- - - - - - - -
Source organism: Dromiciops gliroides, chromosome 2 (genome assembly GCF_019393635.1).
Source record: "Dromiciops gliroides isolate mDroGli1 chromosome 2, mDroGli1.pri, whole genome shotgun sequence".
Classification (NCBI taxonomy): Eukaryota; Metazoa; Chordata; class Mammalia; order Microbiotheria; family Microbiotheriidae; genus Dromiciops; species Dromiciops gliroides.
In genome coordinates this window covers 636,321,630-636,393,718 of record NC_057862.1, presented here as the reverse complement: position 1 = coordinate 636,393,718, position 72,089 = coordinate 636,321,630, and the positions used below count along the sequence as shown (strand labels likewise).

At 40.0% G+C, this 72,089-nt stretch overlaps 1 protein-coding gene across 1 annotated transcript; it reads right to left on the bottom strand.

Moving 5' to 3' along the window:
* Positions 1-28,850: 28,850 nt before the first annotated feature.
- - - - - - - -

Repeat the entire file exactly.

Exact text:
Source organism: Dromiciops gliroides, chromosome 2 (genome assembly GCF_019393635.1).
Source record: "Dromiciops gliroides isolate mDroGli1 chromosome 2, mDroGli1.pri, whole genome shotgun sequence".
Classification (NCBI taxonomy): Eukaryota; Metazoa; Chordata; class Mammalia; order Microbiotheria; family Microbiotheriidae; genus Dromiciops; species Dromiciops gliroides.
In genome coordinates this window covers 636,321,630-636,393,718 of record NC_057862.1, presented here as the reverse complement: position 1 = coordinate 636,393,718, position 72,089 = coordinate 636,321,630, and the positions used below count along the sequence as shown (strand labels likewise).

At 40.0% G+C, this 72,089-nt stretch overlaps 1 protein-coding gene across 1 annotated transcript; it reads right to left on the bottom strand.

Moving 5' to 3' along the window:
* Positions 1-28,850: 28,850 nt before the first annotated feature.